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. Last Updated: 07/27/2016

Pakistan to Pave Way For Afghan Oil Route

ISLAMABAD, Pakistan -- Pakistan will spend 6 billion rupees ($115 million) to repair roads in war-devastated Afghanistan to make it possible to import oil from Turkmenistan, Petroleum Minister Usman Aminuddin said Friday.

Repairs will begin later this year.

Aminuddin said Pakistan, with a $3 billion annual oil import bill, wants to buy liquefied petroleum gas from Turkmenistan.

The biggest stumbling block has been the protracted and bloody civil war in Afghanistan through which the oil would have to be transported.

Pakistan has decided to go ahead with road construction in Afghanistan, hoping that increased economic activity may be a catalyst for peace in that troubled nation, said Aminuddin. The hope is that once Afghanistan starts making money by providing a trade route, the warring factions will work for peace, he said.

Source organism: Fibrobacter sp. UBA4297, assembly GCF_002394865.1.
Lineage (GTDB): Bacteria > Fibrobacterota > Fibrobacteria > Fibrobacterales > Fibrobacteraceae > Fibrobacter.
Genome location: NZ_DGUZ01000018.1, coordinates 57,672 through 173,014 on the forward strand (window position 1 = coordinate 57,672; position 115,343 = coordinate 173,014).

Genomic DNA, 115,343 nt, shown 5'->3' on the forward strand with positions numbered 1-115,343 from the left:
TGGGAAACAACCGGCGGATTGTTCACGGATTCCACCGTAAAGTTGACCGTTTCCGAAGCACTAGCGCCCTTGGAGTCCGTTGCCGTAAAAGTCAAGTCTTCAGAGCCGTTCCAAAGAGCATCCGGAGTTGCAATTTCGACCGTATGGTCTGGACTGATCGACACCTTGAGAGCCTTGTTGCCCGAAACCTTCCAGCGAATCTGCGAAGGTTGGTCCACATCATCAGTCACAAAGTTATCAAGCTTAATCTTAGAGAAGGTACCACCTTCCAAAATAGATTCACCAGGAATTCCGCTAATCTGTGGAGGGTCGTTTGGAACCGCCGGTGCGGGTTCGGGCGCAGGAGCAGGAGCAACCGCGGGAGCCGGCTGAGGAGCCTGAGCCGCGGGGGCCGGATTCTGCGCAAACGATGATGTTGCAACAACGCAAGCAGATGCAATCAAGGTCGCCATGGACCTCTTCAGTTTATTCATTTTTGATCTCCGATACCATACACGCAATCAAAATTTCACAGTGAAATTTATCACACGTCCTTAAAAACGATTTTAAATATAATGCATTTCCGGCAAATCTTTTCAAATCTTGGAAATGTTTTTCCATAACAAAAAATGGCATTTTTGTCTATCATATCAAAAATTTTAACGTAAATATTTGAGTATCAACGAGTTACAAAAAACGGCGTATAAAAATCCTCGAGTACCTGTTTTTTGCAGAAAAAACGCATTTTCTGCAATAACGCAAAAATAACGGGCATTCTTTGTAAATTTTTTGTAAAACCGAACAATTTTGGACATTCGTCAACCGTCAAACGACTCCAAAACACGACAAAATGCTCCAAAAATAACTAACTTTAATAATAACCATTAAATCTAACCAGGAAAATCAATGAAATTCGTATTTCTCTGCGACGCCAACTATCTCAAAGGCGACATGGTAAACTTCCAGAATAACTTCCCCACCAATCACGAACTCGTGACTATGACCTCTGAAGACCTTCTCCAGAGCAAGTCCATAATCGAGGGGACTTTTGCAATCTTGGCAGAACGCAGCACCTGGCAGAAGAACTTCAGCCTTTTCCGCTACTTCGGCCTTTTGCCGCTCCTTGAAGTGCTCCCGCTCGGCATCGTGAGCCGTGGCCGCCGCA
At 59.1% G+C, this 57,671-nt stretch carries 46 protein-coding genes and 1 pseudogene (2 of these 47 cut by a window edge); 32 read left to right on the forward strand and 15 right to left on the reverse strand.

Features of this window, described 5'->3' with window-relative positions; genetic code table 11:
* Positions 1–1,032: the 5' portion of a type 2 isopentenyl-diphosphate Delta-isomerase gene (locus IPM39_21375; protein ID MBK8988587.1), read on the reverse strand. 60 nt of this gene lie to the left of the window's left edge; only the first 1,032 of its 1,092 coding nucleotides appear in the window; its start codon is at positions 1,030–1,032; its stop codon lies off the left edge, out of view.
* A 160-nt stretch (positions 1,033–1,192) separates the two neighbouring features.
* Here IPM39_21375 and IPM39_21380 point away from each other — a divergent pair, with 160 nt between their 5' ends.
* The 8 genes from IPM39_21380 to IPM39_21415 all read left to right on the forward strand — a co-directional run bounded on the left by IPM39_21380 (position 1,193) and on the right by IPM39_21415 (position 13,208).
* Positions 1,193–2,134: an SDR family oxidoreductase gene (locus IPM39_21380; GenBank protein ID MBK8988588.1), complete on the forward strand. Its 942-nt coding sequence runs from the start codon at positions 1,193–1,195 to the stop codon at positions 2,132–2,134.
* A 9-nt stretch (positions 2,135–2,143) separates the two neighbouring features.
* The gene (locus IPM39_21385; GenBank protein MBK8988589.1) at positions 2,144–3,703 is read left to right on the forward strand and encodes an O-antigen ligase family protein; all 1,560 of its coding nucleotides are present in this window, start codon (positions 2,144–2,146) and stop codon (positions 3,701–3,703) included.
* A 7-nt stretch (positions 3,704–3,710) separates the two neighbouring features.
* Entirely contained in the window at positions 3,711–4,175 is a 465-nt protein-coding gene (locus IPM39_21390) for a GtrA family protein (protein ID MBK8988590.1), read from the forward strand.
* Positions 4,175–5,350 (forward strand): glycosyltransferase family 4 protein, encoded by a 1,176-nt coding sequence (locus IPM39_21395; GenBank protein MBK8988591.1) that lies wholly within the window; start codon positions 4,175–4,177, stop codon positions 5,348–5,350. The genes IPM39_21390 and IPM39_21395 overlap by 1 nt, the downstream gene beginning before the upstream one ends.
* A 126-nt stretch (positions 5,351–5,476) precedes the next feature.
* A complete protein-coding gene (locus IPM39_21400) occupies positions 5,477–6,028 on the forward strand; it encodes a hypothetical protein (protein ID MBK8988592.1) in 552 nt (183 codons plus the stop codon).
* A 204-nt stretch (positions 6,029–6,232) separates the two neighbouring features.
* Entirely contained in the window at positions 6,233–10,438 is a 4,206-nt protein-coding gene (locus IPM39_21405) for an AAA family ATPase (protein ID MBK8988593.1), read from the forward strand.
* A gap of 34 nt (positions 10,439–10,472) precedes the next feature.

Pakistan is the Taliban's biggest ally and one of only three countries to recognize the Taliban, who rule 90 percent of Afghanistan, including the capital Kabul.

The Taliban's opposition rules in areas of northern Afghanistan that border Central Asia. Aminuddin said he didn't know whether the proposed trade route would pass through opposition territory.

Turkmenistan's liquefied petroleum gas will cost less than the crude oil, which Pakistan now imports and processes at its refineries, Aminuddin said.

Islamabad has also offered to let Turkmenistan use its southwestern port of Gawadar to export gas to Southeast Asia. Pakistan has already agreed to allow its territory to be used as a transit route for a gas pipeline from Iran to India.

The technical, commercial and security details of the project will be worked out once a memorandum of understanding is signed by Iran, India and Pakistan, Aminuddin said.

Later this year Pakistan's army led government will deregulate its oil imports and remove duties in an attempt to attract foreign investors to the energy sector, he said.

High on the government's agenda is the privatization of the state-run oil and gas companies, he said.